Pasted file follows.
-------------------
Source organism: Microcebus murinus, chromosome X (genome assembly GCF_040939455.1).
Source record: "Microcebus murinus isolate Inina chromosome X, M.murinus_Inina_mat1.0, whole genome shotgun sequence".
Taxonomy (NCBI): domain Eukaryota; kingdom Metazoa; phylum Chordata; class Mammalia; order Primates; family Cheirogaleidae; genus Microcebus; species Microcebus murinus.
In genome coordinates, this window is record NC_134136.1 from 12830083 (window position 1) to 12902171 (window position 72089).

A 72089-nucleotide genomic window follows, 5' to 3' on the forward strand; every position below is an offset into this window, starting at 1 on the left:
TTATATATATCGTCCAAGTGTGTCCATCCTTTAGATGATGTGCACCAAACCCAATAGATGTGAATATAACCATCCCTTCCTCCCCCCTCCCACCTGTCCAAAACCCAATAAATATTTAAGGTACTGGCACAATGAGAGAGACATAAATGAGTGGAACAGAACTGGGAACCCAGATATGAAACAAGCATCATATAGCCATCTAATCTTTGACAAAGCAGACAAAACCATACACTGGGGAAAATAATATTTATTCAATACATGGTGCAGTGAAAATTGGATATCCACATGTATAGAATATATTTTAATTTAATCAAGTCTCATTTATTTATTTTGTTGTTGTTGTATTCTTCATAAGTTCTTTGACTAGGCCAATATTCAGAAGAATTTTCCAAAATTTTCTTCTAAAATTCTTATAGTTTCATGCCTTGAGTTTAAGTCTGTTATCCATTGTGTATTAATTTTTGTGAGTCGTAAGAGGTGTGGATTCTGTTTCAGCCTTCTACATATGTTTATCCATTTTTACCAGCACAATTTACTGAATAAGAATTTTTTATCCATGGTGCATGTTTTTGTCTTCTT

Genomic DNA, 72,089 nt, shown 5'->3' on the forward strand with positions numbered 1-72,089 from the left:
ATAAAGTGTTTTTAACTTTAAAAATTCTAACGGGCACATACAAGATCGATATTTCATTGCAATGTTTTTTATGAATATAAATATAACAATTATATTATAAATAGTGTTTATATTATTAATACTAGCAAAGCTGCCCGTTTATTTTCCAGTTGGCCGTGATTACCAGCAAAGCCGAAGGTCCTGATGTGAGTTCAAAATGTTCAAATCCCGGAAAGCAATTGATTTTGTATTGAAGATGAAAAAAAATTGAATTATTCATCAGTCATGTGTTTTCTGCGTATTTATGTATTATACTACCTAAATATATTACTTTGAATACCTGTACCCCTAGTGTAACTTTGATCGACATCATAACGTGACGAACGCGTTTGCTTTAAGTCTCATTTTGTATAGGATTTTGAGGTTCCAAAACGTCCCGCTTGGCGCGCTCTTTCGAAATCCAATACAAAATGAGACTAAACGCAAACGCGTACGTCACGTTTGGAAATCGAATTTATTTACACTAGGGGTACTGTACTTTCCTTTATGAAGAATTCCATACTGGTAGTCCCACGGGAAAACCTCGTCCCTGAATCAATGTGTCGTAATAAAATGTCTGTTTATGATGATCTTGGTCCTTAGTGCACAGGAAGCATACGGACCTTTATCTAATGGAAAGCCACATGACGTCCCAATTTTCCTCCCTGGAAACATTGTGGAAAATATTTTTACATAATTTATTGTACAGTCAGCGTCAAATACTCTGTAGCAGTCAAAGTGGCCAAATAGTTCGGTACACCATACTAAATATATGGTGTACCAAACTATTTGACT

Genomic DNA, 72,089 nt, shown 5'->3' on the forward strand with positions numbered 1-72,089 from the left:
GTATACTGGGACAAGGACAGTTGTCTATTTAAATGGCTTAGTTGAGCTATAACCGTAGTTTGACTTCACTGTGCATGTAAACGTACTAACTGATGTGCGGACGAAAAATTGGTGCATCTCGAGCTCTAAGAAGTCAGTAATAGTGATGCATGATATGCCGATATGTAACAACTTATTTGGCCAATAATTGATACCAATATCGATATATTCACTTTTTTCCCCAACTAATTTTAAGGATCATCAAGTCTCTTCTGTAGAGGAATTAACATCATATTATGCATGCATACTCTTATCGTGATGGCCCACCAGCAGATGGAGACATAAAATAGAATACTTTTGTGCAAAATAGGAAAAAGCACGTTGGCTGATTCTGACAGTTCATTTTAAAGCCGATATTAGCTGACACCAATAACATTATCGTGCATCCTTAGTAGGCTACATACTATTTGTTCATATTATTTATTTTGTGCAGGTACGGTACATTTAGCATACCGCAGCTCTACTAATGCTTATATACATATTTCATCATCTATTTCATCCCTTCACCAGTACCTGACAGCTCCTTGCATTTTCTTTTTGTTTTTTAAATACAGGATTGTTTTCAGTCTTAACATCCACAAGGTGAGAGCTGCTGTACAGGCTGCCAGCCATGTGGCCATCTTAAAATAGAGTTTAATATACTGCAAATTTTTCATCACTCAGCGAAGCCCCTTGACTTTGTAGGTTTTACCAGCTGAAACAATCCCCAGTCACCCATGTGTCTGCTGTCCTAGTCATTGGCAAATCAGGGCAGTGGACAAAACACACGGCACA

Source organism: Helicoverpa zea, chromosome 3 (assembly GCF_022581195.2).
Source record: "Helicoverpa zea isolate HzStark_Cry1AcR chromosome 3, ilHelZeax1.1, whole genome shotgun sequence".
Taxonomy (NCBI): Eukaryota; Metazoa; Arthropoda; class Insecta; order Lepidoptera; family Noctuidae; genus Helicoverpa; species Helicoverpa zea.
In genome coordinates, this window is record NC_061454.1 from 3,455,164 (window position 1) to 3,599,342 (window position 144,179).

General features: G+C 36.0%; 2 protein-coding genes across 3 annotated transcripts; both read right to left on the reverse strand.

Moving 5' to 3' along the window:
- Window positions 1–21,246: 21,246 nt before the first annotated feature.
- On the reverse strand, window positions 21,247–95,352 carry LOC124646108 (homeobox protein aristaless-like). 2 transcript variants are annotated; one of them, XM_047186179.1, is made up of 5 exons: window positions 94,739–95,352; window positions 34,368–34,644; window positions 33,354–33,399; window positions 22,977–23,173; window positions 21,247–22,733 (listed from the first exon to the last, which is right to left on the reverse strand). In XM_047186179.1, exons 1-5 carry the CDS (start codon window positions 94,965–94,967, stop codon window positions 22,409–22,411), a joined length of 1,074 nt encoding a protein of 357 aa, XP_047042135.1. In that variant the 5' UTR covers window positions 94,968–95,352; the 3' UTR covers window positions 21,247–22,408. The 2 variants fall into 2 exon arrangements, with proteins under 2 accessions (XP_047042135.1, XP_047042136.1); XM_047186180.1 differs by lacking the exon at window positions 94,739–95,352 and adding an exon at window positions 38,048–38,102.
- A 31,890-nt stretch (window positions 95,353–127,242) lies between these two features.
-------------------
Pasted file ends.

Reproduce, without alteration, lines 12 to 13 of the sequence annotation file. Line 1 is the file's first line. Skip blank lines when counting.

Source record: "Helicoverpa zea isolate HzStark_Cry1AcR chromosome 3, ilHelZeax1.1, whole genome shotgun sequence".
Taxonomy (NCBI): Eukaryota; Metazoa; Arthropoda; class Insecta; order Lepidoptera; family Noctuidae; genus Helicoverpa; species Helicoverpa zea.